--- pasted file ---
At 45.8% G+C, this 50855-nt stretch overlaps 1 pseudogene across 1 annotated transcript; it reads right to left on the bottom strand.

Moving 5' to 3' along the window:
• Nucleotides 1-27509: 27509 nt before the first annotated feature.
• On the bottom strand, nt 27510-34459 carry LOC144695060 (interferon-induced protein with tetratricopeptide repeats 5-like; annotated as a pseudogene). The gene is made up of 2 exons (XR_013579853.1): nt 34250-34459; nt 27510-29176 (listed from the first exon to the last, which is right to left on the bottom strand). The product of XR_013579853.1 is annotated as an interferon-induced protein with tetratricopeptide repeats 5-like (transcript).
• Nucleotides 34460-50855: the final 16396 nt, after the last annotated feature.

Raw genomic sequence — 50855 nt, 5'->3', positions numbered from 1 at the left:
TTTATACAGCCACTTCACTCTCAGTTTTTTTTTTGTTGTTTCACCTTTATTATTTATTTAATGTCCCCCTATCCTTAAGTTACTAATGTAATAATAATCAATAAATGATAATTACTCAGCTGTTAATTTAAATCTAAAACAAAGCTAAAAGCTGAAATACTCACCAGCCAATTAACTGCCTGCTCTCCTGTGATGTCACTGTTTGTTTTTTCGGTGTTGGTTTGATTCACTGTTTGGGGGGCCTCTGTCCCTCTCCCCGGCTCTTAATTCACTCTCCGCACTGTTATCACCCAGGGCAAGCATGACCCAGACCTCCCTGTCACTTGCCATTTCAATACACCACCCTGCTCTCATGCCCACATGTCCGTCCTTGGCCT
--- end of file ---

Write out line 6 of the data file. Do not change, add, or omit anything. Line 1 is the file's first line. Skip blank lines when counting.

Raw genomic sequence — 50855 nt, 5'->3', positions numbered from 1 at the left: